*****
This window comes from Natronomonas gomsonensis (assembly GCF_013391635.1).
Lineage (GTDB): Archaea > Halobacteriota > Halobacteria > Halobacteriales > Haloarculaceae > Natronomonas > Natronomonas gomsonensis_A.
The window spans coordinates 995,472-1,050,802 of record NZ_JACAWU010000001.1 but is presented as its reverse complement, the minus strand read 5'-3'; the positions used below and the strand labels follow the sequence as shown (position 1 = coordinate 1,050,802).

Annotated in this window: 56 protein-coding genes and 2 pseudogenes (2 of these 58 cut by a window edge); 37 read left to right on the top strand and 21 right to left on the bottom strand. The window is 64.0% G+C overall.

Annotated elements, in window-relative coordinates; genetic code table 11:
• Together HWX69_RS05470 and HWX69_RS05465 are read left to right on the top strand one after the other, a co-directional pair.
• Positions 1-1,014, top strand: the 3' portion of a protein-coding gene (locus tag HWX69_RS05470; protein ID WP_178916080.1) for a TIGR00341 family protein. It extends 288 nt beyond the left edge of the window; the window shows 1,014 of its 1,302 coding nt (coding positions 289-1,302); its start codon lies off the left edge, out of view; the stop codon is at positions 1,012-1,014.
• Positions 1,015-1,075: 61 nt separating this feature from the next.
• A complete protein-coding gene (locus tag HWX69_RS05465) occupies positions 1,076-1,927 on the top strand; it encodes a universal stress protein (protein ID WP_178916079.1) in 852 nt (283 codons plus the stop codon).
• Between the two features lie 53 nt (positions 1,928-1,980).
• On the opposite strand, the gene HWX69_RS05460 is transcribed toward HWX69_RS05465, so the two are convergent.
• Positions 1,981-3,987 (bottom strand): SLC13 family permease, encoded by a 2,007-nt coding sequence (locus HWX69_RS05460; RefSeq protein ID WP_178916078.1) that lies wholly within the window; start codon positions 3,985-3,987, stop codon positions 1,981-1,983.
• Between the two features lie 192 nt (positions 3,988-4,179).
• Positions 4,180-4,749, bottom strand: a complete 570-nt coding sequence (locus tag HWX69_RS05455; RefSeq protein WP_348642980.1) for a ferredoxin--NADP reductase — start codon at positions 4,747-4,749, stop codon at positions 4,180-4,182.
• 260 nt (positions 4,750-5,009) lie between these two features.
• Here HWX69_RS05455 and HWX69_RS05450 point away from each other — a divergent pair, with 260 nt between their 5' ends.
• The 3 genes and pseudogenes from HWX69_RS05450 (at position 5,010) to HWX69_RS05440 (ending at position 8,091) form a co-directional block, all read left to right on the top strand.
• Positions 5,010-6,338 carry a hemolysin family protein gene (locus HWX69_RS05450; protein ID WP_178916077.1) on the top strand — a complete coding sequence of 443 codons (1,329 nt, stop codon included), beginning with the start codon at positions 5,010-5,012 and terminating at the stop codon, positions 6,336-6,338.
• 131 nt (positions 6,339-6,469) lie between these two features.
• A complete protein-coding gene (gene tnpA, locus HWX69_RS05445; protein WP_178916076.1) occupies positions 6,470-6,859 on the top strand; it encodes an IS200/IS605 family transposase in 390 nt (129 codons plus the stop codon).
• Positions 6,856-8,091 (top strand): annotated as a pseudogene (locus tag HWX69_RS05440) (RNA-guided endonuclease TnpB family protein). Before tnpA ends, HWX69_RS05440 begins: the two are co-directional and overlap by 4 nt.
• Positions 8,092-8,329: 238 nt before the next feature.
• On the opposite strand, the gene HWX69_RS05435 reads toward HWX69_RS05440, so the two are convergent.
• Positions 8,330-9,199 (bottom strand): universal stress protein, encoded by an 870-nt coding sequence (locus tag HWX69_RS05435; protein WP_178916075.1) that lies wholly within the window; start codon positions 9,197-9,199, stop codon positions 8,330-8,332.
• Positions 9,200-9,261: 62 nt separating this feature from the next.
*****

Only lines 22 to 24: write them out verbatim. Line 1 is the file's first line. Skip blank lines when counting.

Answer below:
• Positions 8,092-8,329: 238 nt before the next feature.
• On the opposite strand, the gene HWX69_RS05435 reads toward HWX69_RS05440, so the two are convergent.
• Positions 8,330-9,199 (bottom strand): universal stress protein, encoded by an 870-nt coding sequence (locus tag HWX69_RS05435; protein WP_178916075.1) that lies wholly within the window; start codon positions 9,197-9,199, stop codon positions 8,330-8,332.